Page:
One director Craig particularly enjoys working with is Rian Johnson, the mastermind behind Knives Out. “I had never read a more perfect script,” said Craig, who has often had to deal with projects where the script was either unfinished or was being rewritten every day on set. “[Rian] doesn’t start filming until he’s finished the script.”
He spoke about how much fun it was to connect the dots as he was reading the script for Glass Onion. He also shared that Johnson does share ideas with him, after which he “leaves him alone. He has a process and I don’t want to mess with it.”
7. Daniel Craig’s Dad Went To School With The Beatles
Growing up in Liverpool, Colbert naturally asked Craig about The Beatles. “Everybody’s dad went to school with The Beatles,” said Craig dismissively, quickly followed up with the caveat, “My dad actually went to school with The Beatles.”
Colbert and Craig took some time to geek out about the recent reissue of “Revolver,” which includes an outtake track of “Yellow Submarine” featuring bandmate John Lennon singing different lyrics. During the audience Q&A, when asked who he would like to have dinner with, living or dead, an audience member shouted out “John Lennon,” to which Craig seemed receptive.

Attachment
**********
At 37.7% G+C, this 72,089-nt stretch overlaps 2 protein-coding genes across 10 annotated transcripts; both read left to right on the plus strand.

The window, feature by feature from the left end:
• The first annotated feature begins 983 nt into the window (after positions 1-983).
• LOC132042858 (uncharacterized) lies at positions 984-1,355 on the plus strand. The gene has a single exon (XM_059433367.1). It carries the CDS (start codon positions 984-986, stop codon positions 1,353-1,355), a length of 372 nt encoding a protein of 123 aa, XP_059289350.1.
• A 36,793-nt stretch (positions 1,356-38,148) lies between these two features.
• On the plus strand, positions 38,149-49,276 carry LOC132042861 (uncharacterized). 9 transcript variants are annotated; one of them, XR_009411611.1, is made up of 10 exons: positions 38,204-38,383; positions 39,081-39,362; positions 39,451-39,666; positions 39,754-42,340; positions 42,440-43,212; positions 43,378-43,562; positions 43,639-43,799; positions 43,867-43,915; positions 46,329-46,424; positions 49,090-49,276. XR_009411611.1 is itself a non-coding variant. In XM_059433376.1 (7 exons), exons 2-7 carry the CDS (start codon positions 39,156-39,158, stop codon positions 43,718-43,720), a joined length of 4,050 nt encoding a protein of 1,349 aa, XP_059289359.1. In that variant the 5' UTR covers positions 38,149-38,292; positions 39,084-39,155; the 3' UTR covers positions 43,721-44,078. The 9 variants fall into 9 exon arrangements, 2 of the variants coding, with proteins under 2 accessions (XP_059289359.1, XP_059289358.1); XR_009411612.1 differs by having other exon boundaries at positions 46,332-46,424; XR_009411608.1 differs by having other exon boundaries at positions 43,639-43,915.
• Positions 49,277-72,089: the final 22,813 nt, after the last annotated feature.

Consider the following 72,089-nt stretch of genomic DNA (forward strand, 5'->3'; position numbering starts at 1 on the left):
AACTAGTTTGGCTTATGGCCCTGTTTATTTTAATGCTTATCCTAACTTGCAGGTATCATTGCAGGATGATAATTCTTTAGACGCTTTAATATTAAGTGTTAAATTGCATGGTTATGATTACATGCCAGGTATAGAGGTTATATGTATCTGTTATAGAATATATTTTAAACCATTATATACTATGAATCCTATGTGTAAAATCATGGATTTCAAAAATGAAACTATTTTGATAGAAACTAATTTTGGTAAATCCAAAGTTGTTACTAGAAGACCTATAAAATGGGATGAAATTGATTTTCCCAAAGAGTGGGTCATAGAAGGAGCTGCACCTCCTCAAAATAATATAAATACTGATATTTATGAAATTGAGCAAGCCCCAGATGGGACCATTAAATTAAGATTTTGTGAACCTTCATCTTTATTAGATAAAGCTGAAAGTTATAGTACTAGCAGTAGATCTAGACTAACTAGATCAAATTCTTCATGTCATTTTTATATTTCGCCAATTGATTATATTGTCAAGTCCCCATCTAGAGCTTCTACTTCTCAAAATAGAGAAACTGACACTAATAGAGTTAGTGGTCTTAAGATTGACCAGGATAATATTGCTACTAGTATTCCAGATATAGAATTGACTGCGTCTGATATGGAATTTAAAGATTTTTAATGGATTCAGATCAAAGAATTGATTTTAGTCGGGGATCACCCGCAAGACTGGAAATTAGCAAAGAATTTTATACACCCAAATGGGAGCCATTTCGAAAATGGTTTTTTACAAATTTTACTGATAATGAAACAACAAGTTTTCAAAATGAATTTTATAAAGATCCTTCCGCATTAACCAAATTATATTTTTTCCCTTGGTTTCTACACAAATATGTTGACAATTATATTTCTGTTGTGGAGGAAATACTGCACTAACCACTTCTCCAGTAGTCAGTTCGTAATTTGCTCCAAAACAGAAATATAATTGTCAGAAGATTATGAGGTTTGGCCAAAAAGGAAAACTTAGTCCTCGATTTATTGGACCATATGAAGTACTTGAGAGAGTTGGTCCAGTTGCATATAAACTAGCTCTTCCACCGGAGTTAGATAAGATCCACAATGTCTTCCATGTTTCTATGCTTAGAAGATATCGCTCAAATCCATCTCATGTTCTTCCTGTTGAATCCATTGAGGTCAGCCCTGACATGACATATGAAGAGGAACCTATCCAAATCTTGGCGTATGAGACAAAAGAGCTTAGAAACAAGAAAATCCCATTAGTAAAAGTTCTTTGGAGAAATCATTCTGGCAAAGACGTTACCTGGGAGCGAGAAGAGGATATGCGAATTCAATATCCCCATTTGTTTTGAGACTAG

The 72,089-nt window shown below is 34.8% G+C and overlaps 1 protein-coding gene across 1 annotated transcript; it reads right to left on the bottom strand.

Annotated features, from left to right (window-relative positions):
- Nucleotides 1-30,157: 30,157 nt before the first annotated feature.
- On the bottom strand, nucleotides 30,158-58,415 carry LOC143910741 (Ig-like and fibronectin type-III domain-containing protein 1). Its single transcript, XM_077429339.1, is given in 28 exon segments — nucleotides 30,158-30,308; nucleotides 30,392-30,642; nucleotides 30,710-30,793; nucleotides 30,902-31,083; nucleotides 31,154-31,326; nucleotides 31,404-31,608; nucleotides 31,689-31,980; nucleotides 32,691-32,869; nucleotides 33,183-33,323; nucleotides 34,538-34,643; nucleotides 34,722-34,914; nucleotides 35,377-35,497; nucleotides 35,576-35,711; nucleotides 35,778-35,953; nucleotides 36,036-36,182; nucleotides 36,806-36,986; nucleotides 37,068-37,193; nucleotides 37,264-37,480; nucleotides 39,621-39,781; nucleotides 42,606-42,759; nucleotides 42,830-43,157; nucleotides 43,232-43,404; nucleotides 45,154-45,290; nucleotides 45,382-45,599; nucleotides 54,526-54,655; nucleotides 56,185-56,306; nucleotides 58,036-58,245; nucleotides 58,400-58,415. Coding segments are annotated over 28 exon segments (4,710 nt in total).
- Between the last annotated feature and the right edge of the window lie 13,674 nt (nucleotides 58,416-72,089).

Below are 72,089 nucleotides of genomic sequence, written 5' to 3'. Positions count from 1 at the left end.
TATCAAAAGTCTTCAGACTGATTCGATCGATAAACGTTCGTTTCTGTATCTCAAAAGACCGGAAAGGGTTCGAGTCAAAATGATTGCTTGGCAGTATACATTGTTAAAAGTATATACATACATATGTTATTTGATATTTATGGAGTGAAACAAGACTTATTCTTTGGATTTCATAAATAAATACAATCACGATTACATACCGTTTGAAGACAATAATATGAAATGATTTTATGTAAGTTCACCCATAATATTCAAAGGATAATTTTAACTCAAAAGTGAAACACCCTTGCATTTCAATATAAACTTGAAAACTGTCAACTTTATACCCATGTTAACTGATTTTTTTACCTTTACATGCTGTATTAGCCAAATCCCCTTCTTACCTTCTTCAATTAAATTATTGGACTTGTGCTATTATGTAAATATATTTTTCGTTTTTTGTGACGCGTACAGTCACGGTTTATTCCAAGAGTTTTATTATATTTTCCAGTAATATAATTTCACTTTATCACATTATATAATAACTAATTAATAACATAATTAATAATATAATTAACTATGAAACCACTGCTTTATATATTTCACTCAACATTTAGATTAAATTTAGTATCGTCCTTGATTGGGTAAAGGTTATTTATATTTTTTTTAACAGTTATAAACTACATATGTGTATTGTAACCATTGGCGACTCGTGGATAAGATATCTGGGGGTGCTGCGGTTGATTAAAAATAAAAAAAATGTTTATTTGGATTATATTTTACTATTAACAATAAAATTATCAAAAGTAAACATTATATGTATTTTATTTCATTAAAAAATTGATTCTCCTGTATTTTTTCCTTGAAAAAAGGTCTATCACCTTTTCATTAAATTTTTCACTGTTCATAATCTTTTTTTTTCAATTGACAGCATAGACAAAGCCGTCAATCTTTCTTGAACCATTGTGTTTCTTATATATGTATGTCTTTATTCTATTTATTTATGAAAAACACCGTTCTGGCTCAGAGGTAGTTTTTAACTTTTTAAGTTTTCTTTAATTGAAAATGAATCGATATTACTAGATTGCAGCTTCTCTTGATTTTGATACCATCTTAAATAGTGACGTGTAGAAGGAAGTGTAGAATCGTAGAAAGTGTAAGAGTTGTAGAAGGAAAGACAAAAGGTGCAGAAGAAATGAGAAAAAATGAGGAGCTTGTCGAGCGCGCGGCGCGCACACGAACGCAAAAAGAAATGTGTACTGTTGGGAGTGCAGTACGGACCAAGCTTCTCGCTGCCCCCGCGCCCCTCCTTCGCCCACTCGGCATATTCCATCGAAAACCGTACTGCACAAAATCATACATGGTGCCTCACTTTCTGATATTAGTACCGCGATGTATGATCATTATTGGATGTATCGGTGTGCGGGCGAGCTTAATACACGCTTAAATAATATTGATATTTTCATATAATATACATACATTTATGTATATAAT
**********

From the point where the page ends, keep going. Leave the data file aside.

“It’s in my bones, but I love the Stones,” admitted Craig, another all-star rock group that originated in England.
8. Daniel Craig Wouldn’t Give Advice To His Younger Self
It’s a common question during audience Q&As–what advice would you give to your younger self? In a surprising turn, Craig said he wouldn’t have given him any advice.
“I think about this quite a lot,” he began. “I don’t think I would’ve listened. I would’ve just told me to go fuck myself.” Though it gave the audience a hearty laugh, Colbert agreed with Craig’s sentiment. He recounted a story in which Colbert’s pastor reassured him that, if his then-deceased father had tried to give him advice before his passing, he probably wouldn’t have listened.
Earlier in the evening, Craig discussed his early years trying to make ends meet as an actor. Despite some stints without work, Craig said that neither he or his mother were ever worried about his potential as an actor. They somehow knew it would all work out.
9. The Focus Puller is Daniel Craig’s Favorite Job On Set